Building the bridge between Web 2.0 and web3

It’s too early to predict all the implications of the recent Ethereum blockchain Merge, but it definitely addresses the most frequent (and valid) criticism of web3 regarding excessive energy consumption. Critics may still find a new reason to oppose ETH, but my hope is this Merge will lead to something else: A chance for us to also merge what’s best about Web 2.0 with what’s most exciting about web3.

There’s seemingly a growing rift in Silicon Valley, with the traditional Web 2.0 industry and the burgeoning web3 ecosystem depicted as being in opposition to each other. And trapped somewhere in the middle are emerging startups.

I’m active in all three groups, and I believe most of this controversy is based on wild pronouncements and hype by VCs and other evangelists who are not developers. Incessant celebrity promotions of NFT drops, for instance, have contributed to the impression that web3 as a whole is a Ponzi scheme. In fact, NFTs are only a small part of the web3 ecosystem, and, in my view, not even the most interesting or potentially transformative.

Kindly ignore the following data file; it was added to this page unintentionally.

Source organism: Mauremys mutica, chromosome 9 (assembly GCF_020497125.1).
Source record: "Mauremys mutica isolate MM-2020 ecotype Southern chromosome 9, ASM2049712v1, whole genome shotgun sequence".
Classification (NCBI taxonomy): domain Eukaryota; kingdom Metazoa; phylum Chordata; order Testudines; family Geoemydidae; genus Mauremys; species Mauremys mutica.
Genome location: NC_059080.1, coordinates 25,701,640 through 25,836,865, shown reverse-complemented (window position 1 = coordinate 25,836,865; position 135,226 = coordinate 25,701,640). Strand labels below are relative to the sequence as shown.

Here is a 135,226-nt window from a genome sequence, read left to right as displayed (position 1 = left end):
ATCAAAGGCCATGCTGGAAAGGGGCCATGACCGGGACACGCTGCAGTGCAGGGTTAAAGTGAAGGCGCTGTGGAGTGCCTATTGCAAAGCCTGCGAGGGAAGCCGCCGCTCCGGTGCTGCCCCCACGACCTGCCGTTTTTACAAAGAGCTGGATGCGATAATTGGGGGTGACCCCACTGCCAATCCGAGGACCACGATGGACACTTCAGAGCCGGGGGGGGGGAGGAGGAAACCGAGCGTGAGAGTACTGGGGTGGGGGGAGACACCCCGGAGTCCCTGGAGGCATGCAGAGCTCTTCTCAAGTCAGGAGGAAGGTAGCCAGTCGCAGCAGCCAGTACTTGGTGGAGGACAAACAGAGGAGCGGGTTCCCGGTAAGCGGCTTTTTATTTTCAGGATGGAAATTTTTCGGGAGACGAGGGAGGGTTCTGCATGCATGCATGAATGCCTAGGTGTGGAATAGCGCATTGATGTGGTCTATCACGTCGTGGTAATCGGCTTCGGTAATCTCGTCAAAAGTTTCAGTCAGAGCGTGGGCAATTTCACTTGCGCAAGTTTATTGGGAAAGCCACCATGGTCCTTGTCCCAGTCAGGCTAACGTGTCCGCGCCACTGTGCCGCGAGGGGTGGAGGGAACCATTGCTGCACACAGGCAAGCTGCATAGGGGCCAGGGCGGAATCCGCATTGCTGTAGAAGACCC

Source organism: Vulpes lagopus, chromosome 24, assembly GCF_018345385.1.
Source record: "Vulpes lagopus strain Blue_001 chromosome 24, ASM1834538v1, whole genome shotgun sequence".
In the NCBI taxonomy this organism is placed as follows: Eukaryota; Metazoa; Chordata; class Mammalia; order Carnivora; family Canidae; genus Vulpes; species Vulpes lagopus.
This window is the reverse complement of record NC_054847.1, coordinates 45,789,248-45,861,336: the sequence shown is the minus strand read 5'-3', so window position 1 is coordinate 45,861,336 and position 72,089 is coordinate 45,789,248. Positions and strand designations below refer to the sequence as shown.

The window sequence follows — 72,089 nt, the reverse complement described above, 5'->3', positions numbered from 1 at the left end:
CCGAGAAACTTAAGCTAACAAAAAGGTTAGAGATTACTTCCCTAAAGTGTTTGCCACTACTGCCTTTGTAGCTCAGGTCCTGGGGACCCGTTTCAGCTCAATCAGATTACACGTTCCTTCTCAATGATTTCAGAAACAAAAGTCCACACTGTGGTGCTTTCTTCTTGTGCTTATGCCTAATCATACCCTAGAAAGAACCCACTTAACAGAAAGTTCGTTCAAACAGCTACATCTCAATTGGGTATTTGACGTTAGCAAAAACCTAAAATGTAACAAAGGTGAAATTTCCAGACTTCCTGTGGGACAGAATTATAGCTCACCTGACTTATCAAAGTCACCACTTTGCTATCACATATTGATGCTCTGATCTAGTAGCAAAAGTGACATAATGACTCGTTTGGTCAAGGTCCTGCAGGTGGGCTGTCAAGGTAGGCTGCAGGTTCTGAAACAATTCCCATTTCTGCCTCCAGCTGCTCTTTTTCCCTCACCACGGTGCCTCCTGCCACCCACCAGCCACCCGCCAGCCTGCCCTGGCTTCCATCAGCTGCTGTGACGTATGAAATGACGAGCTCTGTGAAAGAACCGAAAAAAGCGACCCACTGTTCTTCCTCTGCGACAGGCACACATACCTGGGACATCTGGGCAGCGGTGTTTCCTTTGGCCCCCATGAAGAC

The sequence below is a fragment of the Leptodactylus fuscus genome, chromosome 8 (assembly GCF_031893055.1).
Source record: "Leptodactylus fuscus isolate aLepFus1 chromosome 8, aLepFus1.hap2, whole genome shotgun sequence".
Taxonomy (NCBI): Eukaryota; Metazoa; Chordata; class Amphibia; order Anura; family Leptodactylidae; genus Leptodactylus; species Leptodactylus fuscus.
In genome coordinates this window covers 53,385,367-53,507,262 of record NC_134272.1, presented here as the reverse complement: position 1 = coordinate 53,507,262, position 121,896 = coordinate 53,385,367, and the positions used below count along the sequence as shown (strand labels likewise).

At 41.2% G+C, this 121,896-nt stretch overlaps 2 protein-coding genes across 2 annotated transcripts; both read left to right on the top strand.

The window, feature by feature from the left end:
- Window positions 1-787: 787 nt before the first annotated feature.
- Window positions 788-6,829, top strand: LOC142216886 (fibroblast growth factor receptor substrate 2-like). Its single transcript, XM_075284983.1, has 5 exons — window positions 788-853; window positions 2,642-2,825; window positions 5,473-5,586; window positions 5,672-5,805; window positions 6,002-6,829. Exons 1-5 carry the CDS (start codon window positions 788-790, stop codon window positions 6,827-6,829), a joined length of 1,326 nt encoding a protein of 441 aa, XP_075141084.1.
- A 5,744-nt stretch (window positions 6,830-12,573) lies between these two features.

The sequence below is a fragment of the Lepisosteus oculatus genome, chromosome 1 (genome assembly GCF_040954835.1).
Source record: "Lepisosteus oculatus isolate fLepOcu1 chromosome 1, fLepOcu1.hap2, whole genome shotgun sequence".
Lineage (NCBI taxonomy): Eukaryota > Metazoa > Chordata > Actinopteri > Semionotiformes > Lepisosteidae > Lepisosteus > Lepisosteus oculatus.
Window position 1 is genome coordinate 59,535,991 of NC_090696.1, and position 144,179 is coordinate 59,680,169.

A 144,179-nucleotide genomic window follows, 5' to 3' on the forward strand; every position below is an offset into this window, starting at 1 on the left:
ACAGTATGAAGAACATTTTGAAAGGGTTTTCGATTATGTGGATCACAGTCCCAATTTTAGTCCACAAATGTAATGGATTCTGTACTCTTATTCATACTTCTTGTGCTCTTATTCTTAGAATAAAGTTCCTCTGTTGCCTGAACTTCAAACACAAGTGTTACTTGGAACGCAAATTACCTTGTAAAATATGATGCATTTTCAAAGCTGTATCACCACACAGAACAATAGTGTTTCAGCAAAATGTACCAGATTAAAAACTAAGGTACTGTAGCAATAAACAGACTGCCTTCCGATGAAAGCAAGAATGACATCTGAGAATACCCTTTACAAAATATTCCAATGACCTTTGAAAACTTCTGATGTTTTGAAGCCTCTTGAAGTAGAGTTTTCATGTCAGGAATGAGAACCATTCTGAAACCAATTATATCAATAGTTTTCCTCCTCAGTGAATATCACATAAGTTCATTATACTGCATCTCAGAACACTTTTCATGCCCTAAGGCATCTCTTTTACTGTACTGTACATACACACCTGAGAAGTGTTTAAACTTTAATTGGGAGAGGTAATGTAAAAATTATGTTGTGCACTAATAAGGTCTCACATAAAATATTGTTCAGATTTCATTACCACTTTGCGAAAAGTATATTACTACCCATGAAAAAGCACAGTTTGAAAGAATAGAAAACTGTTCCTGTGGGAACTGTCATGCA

While Web 2.0 and web3 may seem incompatible, I believe it’s better to see technologies like blockchain and ETH as potential back-end solutions for scalability challenges that all companies face. In a similar way, web3 advocates should recognize that Web 2.0’s maturity makes it indispensable for many core use cases.

Despite web3’s great potential, it’s still much easier to develop a Web 2.0 app simply because the ecosystem is mature and enjoys a large and thriving developer community.

Let’s consider a couple examples where each side has something to contribute:

From web3: An emerging revolution in open source

To capture what’s happening in web3 development now, we have to go back to before the Web 2.0 era.

During the dot-com boom, there was quite a lot of buzz over open source, Linux and hot companies like Red Hat. While very few consumers would go on to install Linux as their operating system, this buzz helped contribute to something equally important. In the background, with few people noticing, Linux quickly became the go-to operating system for running the back-end servers of 96.5% of the top million web domains — not to mention the massive Android market.